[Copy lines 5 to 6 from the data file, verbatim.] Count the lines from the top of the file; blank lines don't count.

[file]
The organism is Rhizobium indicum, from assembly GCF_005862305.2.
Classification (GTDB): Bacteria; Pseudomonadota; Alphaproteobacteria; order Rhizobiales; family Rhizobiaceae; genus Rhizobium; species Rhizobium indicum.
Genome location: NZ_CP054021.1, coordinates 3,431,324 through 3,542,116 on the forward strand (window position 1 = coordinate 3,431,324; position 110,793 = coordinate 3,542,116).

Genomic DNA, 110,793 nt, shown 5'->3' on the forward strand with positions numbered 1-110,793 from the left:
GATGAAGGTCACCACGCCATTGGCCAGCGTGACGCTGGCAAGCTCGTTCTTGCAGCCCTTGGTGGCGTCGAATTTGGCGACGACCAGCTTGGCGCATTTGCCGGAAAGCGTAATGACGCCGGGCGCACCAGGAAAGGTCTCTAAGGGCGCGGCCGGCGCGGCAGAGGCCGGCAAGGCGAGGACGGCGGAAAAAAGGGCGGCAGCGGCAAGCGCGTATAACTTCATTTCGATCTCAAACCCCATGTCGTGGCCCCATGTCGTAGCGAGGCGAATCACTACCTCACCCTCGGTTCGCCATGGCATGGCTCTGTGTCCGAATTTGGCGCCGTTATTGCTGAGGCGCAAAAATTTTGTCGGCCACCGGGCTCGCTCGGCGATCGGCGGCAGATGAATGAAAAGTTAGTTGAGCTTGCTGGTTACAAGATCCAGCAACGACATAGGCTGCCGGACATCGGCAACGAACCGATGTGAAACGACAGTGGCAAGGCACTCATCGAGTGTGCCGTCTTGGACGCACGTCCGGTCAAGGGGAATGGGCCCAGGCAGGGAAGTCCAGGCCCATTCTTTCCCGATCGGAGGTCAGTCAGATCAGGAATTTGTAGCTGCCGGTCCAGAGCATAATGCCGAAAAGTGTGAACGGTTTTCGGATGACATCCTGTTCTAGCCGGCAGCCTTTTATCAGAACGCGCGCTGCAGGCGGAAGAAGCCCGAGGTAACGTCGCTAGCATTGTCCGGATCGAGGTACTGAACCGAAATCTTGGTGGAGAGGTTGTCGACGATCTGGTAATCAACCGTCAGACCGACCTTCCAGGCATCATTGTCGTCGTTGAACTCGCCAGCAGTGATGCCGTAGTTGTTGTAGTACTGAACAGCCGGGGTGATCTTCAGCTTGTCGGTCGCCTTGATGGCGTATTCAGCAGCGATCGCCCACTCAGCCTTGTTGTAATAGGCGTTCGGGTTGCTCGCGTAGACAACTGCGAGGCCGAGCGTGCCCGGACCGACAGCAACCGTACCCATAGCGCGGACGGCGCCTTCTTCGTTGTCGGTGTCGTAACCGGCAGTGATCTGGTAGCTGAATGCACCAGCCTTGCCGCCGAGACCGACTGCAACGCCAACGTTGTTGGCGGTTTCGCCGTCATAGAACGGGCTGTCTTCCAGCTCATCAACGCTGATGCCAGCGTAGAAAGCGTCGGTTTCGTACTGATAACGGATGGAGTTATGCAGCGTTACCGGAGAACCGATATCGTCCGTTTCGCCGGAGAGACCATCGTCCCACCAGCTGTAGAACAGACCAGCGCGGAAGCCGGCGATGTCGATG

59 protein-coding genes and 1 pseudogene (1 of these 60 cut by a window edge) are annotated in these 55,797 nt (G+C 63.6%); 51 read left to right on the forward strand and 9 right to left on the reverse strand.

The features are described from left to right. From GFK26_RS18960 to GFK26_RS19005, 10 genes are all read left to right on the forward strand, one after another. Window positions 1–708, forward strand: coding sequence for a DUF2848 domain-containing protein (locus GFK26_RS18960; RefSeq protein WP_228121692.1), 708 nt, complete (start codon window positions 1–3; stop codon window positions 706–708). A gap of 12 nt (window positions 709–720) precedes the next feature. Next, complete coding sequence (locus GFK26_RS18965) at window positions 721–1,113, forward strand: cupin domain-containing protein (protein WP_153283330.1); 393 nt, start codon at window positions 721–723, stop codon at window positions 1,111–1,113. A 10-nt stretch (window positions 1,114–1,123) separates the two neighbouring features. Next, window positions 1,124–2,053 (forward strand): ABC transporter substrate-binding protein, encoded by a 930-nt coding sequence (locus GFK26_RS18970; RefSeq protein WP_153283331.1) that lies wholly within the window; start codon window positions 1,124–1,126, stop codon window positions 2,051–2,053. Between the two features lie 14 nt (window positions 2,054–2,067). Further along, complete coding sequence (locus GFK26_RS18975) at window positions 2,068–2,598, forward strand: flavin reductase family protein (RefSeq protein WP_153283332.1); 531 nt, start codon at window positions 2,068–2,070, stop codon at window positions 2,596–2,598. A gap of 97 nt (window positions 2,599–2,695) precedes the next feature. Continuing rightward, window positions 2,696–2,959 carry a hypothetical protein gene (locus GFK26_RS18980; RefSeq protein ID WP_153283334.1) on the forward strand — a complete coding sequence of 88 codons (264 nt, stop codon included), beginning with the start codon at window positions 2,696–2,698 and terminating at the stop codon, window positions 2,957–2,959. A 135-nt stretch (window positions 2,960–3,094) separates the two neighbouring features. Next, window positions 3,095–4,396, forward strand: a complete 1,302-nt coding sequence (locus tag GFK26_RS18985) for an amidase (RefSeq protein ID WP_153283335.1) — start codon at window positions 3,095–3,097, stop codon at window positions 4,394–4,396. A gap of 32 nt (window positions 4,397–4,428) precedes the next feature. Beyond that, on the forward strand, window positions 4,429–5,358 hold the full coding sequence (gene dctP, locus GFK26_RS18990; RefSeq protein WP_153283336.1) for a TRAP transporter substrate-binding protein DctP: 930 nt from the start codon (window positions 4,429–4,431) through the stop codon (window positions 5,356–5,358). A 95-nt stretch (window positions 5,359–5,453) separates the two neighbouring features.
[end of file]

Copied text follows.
GATGAAGGTCACCACGCCATTGGCCAGCGTGACGCTGGCAAGCTCGTTCTTGCAGCCCTTGGTGGCGTCGAATTTGGCGACGACCAGCTTGGCGCATTTGCCGGAAAGCGTAATGACGCCGGGCGCACCAGGAAAGGTCTCTAAGGGCGCGGCCGGCGCGGCAGAGGCCGGCAAGGCGAGGACGGCGGAAAAAAGGGCGGCAGCGGCAAGCGCGTATAACTTCATTTCGATCTCAAACCCCATGTCGTGGCCCCATGTCGTAGCGAGGCGAATCACTACCTCACCCTCGGTTCGCCATGGCATGGCTCTGTGTCCGAATTTGGCGCCGTTATTGCTGAGGCGCAAAAATTTTGTCGGCCACCGGGCTCGCTCGGCGATCGGCGGCAGATGAATGAAAAGTTAGTTGAGCTTGCTGGTTACAAGATCCAGCAACGACATAGGCTGCCGGACATCGGCAACGAACCGATGTGAAACGACAGTGGCAAGGCACTCATCGAGTGTGCCGTCTTGGACGCACGTCCGGTCAAGGGGAATGGGCCCAGGCAGGGAAGTCCAGGCCCATTCTTTCCCGATCGGAGGTCAGTCAGATCAGGAATTTGTAGCTGCCGGTCCAGAGCATAATGCCGAAAAGTGTGAACGGTTTTCGGATGACATCCTGTTCTAGCCGGCAGCCTTTTATCAGAACGCGCGCTGCAGGCGGAAGAAGCCCGAGGTAACGTCGCTAGCATTGTCCGGATCGAGGTACTGAACCGAAATCTTGGTGGAGAGGTTGTCGACGATCTGGTAATCAACCGTCAGACCGACCTTCCAGGCATCATTGTCGTCGTTGAACTCGCCAGCAGTGATGCCGTAGTTGTTGTAGTACTGAACAGCCGGGGTGATCTTCAGCTTGTCGGTCGCCTTGATGGCGTATTCAGCAGCGATCGCCCACTCAGCCTTGTTGTAATAGGCGTTCGGGTTGCTCGCGTAGACAACTGCGAGGCCGAGCGTGCCCGGACCGACAGCAACCGTACCCATAGCGCGGACGGCGCCTTCTTCGTTGTCGGTGTCGTAACCGGCAGTGATCTGGTAGCTGAATGCACCAGCCTTGCCGCCGAGACCGACTGCAACGCCAACGTTGTTGGCGGTTTCGCCGTCATAGAACGGGCTGTCTTCCAGCTCATCAACGCTGATGCCAGCGTAGAAAGCGTCGGTTTCGTACTGATAACGGATGGAGTTATGCAGCGTTACCGGAGAACCGATATCGTCCGTTTCGCCGGAGAGACCATCGTCCCACCAGCTGTAGAACAGACCAGCGCGGAAGCCGGCGATGTCGATG

59 protein-coding genes and 1 pseudogene (1 of these 60 cut by a window edge) are annotated in these 55,797 nt (G+C 63.6%); 51 read left to right on the forward strand and 9 right to left on the reverse strand.